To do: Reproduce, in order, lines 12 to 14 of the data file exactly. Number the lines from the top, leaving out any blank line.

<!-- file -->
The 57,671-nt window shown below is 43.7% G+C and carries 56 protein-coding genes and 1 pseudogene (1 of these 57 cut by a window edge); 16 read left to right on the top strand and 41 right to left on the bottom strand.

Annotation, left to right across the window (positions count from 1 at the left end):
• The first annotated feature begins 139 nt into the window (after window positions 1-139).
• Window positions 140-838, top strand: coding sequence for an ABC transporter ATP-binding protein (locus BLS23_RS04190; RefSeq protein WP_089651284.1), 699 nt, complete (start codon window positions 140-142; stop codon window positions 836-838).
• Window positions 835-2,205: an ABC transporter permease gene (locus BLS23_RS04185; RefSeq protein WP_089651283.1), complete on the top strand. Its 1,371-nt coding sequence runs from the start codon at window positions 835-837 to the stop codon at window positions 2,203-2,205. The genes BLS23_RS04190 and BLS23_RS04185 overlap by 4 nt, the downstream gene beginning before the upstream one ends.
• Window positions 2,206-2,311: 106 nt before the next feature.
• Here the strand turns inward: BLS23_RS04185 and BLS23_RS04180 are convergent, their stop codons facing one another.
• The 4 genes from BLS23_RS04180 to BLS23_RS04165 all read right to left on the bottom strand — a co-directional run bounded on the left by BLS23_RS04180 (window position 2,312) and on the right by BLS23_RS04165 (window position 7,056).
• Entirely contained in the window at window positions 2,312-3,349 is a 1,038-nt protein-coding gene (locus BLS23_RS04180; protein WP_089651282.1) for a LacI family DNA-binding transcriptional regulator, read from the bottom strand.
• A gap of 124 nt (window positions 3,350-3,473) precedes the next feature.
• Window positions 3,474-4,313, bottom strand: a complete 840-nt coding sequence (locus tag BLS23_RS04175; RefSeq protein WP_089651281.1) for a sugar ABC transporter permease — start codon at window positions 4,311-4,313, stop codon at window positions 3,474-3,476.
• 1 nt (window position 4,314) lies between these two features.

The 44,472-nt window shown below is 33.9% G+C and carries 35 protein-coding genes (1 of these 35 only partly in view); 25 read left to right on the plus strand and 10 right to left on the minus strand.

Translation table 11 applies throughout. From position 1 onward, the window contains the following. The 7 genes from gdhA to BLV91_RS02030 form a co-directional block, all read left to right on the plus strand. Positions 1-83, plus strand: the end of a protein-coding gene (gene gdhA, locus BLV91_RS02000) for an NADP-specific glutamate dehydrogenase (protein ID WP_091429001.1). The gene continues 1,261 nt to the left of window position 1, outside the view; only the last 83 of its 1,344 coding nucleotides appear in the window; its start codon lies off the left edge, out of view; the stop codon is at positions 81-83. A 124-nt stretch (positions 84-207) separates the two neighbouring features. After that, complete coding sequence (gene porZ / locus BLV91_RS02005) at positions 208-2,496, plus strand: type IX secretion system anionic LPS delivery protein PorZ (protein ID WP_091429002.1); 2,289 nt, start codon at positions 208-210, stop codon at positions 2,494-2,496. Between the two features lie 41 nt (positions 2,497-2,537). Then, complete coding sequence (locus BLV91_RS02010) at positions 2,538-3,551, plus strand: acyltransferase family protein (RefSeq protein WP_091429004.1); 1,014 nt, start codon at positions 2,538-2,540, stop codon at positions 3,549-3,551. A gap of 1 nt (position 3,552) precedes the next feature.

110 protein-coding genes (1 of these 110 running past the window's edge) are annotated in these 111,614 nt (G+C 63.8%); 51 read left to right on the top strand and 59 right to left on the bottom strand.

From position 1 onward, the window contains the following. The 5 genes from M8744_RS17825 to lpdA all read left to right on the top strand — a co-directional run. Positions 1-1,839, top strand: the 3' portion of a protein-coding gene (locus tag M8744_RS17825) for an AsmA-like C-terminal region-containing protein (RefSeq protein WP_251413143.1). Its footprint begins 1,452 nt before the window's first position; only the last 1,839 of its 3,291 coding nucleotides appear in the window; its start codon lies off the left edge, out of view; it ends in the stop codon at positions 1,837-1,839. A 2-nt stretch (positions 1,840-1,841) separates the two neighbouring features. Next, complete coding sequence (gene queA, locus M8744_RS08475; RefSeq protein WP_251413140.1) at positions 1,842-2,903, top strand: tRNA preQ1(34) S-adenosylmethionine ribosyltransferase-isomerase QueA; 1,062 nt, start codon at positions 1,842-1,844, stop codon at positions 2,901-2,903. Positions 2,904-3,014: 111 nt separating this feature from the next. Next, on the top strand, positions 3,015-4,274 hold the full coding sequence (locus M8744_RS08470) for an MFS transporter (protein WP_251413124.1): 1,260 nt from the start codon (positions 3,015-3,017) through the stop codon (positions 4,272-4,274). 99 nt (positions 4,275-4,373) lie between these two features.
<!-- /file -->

• 1 nt (window position 4,314) lies between these two features.

The 44,472-nt window shown below is 33.9% G+C and carries 35 protein-coding genes (1 of these 35 only partly in view); 25 read left to right on the plus strand and 10 right to left on the minus strand.

Translation table 11 applies throughout. From position 1 onward, the window contains the following. The 7 genes from gdhA to BLV91_RS02030 form a co-directional block, all read left to right on the plus strand. Positions 1-83, plus strand: the end of a protein-coding gene (gene gdhA, locus BLV91_RS02000) for an NADP-specific glutamate dehydrogenase (protein ID WP_091429001.1). The gene continues 1,261 nt to the left of window position 1, outside the view; only the last 83 of its 1,344 coding nucleotides appear in the window; its start codon lies off the left edge, out of view; the stop codon is at positions 81-83. A 124-nt stretch (positions 84-207) separates the two neighbouring features. After that, complete coding sequence (gene porZ / locus BLV91_RS02005) at positions 208-2,496, plus strand: type IX secretion system anionic LPS delivery protein PorZ (protein ID WP_091429002.1); 2,289 nt, start codon at positions 208-210, stop codon at positions 2,494-2,496. Between the two features lie 41 nt (positions 2,497-2,537). Then, complete coding sequence (locus BLV91_RS02010) at positions 2,538-3,551, plus strand: acyltransferase family protein (RefSeq protein WP_091429004.1); 1,014 nt, start codon at positions 2,538-2,540, stop codon at positions 3,549-3,551. A gap of 1 nt (position 3,552) precedes the next feature.